Because the COVID-19 virus is “new,” what technically is known as a “novel virus,” there is a good amount of uncertainty surrounding it. This includes at least some level of ambiguity in regard to COVID-19 or coronavirus waste management. Through this article, we provide essential facts and information regarding coronavirus waste management. This data is conveyed to any individual who may find themselves confronted with the prospect of having to undertake coronavirus cleanup at their home, business, rental property, or some other location.
There is one cautionary note that must be made. As mentioned, COVID-19 is a novel or new virus. We are all only learning the specifics about this pathogen. The information provided for your consideration today is what is considered the best practice in regard to coronavirus waste management at this time.
If practices and procedures alter, we will endeavor to promptly update the information contained in this presentation. In addition, if coronavirus waste management laws, ordinances, or regulations change, we will strive to update such alterations here as well.
Governmental COVID-19 Waste Regulations
When considering the facts and factors associated with coronavirus waste management, the surest place to start is with applicable governmental regulations. Perhaps because of the around the clock news coverage, perhaps because of contradictory statements at times coming from governmental officials, there has been some degree of (understandable) confusion centering around official COVID-19 waste regulations.
The simple, bottom-line fact at this moment in time is that there are no additional or stricter waste management requirements associated with COVID-19 cleanup and waste disposal. The U.S. Centers for Disease Control and Prevention has determined that COVID-19 waste is no different from any other medical or biohazardous waste subject to being cleaned up or remediated and disposed. In addition, the CDC has thus far noted that COVID-19 doesn’t appear to require any additional or exceptional sanitization practices in order to decontaminate waste or a contaminated scene.
Proper Packaging Primer During the COVID-19 Pandemic
Initially, biohazard cleanup specialists and medical waste disposal providers initiated some temporary additional protocols when it came to packaging COVID-19 related waste. In short speed, the CDC and other agencies (including OSHA and the U.S. Department of Transportation) advised that no additional hazardous waste packing for disposal protocols were necessary in order to safely handle and dispose of items contaminated by this derivation of the coronavirus.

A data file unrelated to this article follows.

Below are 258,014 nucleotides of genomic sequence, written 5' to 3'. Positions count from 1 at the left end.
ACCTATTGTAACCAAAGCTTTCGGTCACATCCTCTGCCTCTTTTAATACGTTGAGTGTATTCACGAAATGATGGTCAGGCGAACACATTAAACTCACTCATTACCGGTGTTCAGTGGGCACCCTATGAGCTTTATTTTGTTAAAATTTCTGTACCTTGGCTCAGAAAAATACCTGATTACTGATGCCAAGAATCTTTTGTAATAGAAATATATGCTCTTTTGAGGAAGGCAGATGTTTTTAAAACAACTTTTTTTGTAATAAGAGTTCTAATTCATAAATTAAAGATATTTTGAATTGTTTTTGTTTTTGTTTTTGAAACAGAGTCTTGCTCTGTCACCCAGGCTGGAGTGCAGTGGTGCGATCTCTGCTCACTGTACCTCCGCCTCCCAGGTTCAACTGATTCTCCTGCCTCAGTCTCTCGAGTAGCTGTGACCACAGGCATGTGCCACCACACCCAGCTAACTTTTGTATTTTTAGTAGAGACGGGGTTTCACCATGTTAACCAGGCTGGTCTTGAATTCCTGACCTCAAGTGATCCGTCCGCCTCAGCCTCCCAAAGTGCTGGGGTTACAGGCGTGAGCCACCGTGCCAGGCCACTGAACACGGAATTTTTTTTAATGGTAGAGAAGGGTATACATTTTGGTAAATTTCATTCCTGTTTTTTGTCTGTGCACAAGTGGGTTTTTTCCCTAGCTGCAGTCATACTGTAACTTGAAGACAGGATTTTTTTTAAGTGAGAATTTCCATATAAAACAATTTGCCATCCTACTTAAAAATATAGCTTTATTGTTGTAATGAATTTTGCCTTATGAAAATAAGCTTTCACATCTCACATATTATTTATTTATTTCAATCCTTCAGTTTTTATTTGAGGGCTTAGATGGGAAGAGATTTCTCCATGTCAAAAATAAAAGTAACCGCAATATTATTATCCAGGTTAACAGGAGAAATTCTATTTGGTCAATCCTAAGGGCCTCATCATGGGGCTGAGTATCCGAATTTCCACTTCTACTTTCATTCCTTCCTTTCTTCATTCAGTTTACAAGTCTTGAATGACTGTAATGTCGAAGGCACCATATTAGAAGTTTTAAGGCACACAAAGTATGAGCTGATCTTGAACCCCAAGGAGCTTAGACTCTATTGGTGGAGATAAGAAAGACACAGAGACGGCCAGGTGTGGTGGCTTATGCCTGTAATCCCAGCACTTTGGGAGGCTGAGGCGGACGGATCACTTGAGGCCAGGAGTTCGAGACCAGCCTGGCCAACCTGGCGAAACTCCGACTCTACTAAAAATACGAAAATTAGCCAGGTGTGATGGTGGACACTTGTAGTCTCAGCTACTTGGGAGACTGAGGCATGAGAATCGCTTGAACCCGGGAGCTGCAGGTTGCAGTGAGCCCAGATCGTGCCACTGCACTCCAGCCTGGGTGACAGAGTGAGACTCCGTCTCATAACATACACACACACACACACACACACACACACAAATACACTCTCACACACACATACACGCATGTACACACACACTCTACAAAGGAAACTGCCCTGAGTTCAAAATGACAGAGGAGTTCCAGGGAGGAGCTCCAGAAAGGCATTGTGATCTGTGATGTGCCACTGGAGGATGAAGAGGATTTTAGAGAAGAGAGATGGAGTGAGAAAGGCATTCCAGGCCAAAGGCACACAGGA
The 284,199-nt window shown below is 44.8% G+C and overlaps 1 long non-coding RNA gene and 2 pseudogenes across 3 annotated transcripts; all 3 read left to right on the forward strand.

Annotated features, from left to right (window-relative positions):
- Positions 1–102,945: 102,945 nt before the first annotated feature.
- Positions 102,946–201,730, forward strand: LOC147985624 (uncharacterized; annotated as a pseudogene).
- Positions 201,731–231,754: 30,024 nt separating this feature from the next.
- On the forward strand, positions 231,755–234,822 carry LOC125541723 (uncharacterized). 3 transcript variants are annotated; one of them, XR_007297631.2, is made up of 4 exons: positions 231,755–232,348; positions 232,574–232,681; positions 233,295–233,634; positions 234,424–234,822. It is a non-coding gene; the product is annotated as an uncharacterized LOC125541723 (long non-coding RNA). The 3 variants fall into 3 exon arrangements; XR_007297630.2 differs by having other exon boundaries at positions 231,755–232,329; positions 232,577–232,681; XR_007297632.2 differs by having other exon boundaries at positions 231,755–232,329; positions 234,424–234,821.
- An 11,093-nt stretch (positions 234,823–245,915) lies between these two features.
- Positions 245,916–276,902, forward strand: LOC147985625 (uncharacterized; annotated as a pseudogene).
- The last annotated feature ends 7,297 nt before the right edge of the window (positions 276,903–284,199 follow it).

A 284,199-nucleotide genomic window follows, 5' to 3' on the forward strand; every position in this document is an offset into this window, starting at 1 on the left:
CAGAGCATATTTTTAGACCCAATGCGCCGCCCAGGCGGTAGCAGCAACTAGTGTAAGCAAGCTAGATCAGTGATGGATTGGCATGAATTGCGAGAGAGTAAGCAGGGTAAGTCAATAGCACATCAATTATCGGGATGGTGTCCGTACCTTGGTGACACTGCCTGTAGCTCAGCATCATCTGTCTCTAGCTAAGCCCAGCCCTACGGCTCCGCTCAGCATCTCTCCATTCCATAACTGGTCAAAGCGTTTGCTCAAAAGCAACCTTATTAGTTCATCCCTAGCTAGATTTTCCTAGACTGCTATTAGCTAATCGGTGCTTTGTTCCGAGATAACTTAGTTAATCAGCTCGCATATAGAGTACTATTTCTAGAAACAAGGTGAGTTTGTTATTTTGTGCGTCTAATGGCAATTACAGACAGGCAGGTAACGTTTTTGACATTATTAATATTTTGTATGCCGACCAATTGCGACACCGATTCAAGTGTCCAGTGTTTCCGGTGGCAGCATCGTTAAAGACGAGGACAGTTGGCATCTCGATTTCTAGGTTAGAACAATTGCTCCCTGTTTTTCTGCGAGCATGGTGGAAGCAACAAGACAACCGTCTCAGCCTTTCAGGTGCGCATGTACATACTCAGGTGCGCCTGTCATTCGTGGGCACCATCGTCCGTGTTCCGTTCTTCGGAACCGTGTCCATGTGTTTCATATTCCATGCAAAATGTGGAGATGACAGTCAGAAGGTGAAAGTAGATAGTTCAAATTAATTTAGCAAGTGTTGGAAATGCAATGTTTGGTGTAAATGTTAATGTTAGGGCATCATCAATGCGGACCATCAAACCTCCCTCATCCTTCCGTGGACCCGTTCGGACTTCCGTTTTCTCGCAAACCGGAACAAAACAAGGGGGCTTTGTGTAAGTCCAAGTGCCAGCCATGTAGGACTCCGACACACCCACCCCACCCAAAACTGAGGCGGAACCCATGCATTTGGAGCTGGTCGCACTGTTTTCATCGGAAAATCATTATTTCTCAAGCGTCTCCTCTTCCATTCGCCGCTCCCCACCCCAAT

In this regard, COVID-19 related waste is to be disposed of in a proper biohazardous waste receptacle. For non-sharp objects and materials, this can be an appropriately marked durable plastic bag or cardboard container. As always, sharps are to be disposed of in a suitable hard plastic container.
The CDC has emphasized one key point. Waste receptacles containing COVID-19 contaminated items, objects, material, or associated biomatter must be properly and firmly sealed. Every reasonable effort must be taken to prevent contamination of people working “downstream” in the biowaste disposal system.
As an additional reminder, if COVID-19 waste includes some type of liquid, that needs to be double-bagged. In the alternative, some type of solidifier or absorbent product needs to be utilized to eliminate the free liquid.
A Reminder of What Is Not Disposed of via Biological Waste or Medical Waste Stream
The CDC has taken the occasion of the COVID-19 pandemic to remind citizens and biowaste remediation professionals alike of what is not to be disposed of via the biological waste stream. Historically, as more attention is paid on biowaste remediation and disposal (as happens during an epidemic or pandemic), the biowaste stream ends up somewhat misused and even overburdened through the introduction of materials not to be disposed of through this particular stream.
Items that are not to be disposed of as biological or medical waste include:
- Complete human remains
- Untreated Category A infectious substances (infectious substances that are human and animal pathogens which are capable of causing permanent disability, life-threatening, or fatal disease in otherwise healthy humans)
- RCRA hazardous or universal waste (batteries, lightbulbs, hazardous pharmaceuticals)
- Compressed gas cylinders, aerosol cans, inhalers
- Devices or objects containing mercury
- Radioactive waste
Summary of Basic Coronavirus Waste Management Safety Measures
In conclusion, a summary of basic COVID-19 safety measures is helpful and does play a role when it comes to coronavirus waste management:
- Follow proper hand hygiene
- Maintain safe distances (including proper physical distancing between individuals, also known as social distancing)
- Always make proper use of personal protective equipment or PPE
- Engage in proper risk mitigation (including remote working from home when possible)
- Stop all nonessential travel
- Stay at home except for essential activities (including grocery shopping, medical appointments, exercise that complies with physical distancing requirements)
- Voluntary 14-day quarantine if exposure to COVID-19 reasonably is suspected
Once again, this information is in a continual state of review. At this time, the information presented here is considered coronavirus waste management best practices.